Laverne Cox
Transgender celebrities spoke about Leelah Alcorn's suicide note on Tumblr after the trans teen died Sunday. Pictured: Laverne Cox Reuters

Transgender celebrities like Laverne Cox, Janet Mock and Andreja Pejic took to social media Tuesday after trans teen Leelah Alcorn took her own life. The Ohio resident scheduled her suicide note to appear on Tumblr hours after her death. The 16-year-old, who was born Joshua Alcorn, was hit by a tractor-trailer early Sunday morning as it sped along Interstate 71 in Union Township in Warren County, the Independent wrote.

Leelah didn’t grow up knowing what it meant to be transgender, but when she found a word to describe herself, she “cried of happiness,” the teen wrote in her suicide note. Her religious mother reacted “extremely negatively” and started taking her to Christian therapists, the note said. Her mother told her “it was a phase, that I would never truly be a girl, that God doesn’t make mistakes, that I am wrong.”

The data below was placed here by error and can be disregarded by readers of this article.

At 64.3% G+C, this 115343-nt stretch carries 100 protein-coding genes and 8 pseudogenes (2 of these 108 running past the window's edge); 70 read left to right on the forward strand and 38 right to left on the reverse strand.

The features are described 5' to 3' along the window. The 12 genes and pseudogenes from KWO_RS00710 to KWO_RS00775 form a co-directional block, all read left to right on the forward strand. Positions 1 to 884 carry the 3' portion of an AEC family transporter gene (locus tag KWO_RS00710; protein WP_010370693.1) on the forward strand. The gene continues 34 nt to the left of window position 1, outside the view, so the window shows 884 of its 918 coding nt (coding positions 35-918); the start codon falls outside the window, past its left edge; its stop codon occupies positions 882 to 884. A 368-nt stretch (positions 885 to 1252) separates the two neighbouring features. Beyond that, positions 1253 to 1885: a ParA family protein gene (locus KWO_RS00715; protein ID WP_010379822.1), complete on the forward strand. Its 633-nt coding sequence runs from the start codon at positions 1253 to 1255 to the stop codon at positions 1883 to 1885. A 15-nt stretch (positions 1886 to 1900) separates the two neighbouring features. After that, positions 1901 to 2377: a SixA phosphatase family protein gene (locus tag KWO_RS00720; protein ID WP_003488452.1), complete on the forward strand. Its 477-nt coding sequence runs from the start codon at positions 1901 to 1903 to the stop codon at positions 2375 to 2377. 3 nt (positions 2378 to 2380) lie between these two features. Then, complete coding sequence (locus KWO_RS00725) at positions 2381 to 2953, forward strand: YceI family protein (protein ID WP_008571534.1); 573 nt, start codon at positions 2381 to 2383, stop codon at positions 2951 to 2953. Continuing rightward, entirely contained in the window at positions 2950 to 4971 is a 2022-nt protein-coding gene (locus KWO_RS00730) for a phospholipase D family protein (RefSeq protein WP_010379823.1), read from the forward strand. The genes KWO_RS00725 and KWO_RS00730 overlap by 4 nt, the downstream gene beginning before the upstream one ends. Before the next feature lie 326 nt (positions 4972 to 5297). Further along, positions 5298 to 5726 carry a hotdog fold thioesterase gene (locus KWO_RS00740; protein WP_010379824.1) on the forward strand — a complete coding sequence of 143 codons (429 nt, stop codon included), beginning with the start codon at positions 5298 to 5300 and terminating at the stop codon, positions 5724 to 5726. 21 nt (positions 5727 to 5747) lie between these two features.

But Leelah pleaded with other parents not to make the some mistake. “Even if you are Christian or are against transgender people don’t ever say that to someone, especially your kid,” she wrote. “That won’t do anything but make them hate them self. That’s exactly what it did to me.”

“Orange is the New Black” star Laverne Cox, who is a transgender activist, didn’t comment on Leelah’s death directly. Instead, she shared the teen’s final wish. “My death needs to mean something. My death needs to be counted in the number of transgender people who commit suicide this year,” Leelah finished her message. “I want someone to look at that number and say ‘that’s f--ked up’ and fix it.” Cox also shared a message posted by Janet Mock, writer and transgender rights activist.

Trans model Andreja Pejic said tragedies like Leelah’s suicide happen all too often. “What a preventable tragedy and disgrace,” she tweeted.

Leelah’s full note can be read here.

Leelah’s devastating story also moved Twitter users, and her name soon became a top-trending topic on the social media site.

[Anyone who feels suicidal is urged to seek help or call the National Suicide Prevention Lifeline at 1 (800) 273-8255. Their lines are open 24/7.]

Follow me on Twitter @mariamzzarella